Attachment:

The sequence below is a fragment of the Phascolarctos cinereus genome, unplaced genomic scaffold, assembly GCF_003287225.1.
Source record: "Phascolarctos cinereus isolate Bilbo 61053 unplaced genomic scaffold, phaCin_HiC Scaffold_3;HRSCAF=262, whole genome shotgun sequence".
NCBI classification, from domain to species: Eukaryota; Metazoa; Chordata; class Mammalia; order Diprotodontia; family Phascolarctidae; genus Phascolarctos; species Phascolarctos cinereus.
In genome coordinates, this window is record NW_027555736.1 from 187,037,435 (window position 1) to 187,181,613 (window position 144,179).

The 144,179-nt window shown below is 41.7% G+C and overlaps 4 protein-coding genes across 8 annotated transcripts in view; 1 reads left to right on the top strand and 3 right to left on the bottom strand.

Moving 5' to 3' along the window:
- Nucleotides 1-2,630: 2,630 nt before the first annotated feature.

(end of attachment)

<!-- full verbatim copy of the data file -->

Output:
The sequence below is a fragment of the Phascolarctos cinereus genome, unplaced genomic scaffold, assembly GCF_003287225.1.
Source record: "Phascolarctos cinereus isolate Bilbo 61053 unplaced genomic scaffold, phaCin_HiC Scaffold_3;HRSCAF=262, whole genome shotgun sequence".
NCBI classification, from domain to species: Eukaryota; Metazoa; Chordata; class Mammalia; order Diprotodontia; family Phascolarctidae; genus Phascolarctos; species Phascolarctos cinereus.
In genome coordinates, this window is record NW_027555736.1 from 187,037,435 (window position 1) to 187,181,613 (window position 144,179).

The 144,179-nt window shown below is 41.7% G+C and overlaps 4 protein-coding genes across 8 annotated transcripts in view; 1 reads left to right on the top strand and 3 right to left on the bottom strand.

Moving 5' to 3' along the window:
- Nucleotides 1-2,630: 2,630 nt before the first annotated feature.